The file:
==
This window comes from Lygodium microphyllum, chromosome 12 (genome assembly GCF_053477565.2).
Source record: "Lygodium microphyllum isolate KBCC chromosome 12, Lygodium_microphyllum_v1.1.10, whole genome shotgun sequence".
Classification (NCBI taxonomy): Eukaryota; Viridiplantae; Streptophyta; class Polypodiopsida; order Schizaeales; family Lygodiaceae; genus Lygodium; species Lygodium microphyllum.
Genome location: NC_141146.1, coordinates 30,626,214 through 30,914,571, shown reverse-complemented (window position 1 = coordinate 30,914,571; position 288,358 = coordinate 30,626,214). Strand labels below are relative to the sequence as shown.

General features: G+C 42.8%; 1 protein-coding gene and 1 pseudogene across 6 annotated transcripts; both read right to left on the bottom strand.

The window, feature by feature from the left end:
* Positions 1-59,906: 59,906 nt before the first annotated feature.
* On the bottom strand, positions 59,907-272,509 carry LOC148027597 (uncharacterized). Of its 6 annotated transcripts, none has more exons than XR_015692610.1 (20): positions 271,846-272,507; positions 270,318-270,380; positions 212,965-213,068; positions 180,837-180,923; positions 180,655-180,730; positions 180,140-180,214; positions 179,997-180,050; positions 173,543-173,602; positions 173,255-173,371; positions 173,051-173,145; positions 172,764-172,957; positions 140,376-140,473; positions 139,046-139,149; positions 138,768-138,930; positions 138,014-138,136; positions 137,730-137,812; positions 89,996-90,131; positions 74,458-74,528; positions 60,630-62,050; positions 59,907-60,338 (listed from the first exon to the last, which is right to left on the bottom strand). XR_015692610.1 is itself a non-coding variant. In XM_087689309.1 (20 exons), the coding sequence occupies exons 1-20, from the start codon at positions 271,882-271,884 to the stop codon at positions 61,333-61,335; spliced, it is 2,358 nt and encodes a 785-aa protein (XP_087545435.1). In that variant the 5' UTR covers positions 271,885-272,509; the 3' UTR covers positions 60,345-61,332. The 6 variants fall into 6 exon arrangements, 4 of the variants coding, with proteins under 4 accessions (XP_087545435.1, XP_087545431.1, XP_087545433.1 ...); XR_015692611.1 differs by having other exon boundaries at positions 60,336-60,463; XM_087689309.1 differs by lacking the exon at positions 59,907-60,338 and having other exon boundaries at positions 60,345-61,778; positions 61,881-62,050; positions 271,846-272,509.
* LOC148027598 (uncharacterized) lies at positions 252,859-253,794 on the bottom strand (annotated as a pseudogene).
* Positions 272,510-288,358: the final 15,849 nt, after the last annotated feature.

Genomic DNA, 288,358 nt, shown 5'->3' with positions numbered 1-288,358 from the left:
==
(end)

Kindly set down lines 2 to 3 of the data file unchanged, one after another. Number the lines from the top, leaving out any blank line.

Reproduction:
Source record: "Lygodium microphyllum isolate KBCC chromosome 12, Lygodium_microphyllum_v1.1.10, whole genome shotgun sequence".
Classification (NCBI taxonomy): Eukaryota; Viridiplantae; Streptophyta; class Polypodiopsida; order Schizaeales; family Lygodiaceae; genus Lygodium; species Lygodium microphyllum.